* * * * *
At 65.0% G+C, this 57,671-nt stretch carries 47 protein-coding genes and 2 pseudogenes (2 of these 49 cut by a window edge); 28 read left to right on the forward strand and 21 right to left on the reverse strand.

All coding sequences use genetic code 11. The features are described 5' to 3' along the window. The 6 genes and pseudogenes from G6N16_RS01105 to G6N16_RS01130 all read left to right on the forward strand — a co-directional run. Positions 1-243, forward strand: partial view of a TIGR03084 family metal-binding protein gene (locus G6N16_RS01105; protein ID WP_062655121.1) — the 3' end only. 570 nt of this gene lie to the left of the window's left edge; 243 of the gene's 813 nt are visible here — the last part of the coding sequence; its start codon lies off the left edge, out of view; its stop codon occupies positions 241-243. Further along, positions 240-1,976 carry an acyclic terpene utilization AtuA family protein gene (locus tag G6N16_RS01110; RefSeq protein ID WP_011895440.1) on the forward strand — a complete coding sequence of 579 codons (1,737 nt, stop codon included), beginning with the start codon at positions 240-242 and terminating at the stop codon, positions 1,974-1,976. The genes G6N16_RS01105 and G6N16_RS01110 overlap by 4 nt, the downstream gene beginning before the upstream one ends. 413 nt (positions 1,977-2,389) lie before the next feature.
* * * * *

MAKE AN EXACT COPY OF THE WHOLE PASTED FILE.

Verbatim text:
At 65.0% G+C, this 57,671-nt stretch carries 47 protein-coding genes and 2 pseudogenes (2 of these 49 cut by a window edge); 28 read left to right on the forward strand and 21 right to left on the reverse strand.

All coding sequences use genetic code 11. The features are described 5' to 3' along the window. The 6 genes and pseudogenes from G6N16_RS01105 to G6N16_RS01130 all read left to right on the forward strand — a co-directional run. Positions 1-243, forward strand: partial view of a TIGR03084 family metal-binding protein gene (locus G6N16_RS01105; protein ID WP_062655121.1) — the 3' end only. 570 nt of this gene lie to the left of the window's left edge; 243 of the gene's 813 nt are visible here — the last part of the coding sequence; its start codon lies off the left edge, out of view; its stop codon occupies positions 241-243. Further along, positions 240-1,976 carry an acyclic terpene utilization AtuA family protein gene (locus tag G6N16_RS01110; RefSeq protein ID WP_011895440.1) on the forward strand — a complete coding sequence of 579 codons (1,737 nt, stop codon included), beginning with the start codon at positions 240-242 and terminating at the stop codon, positions 1,974-1,976. The genes G6N16_RS01105 and G6N16_RS01110 overlap by 4 nt, the downstream gene beginning before the upstream one ends. 413 nt (positions 1,977-2,389) lie before the next feature.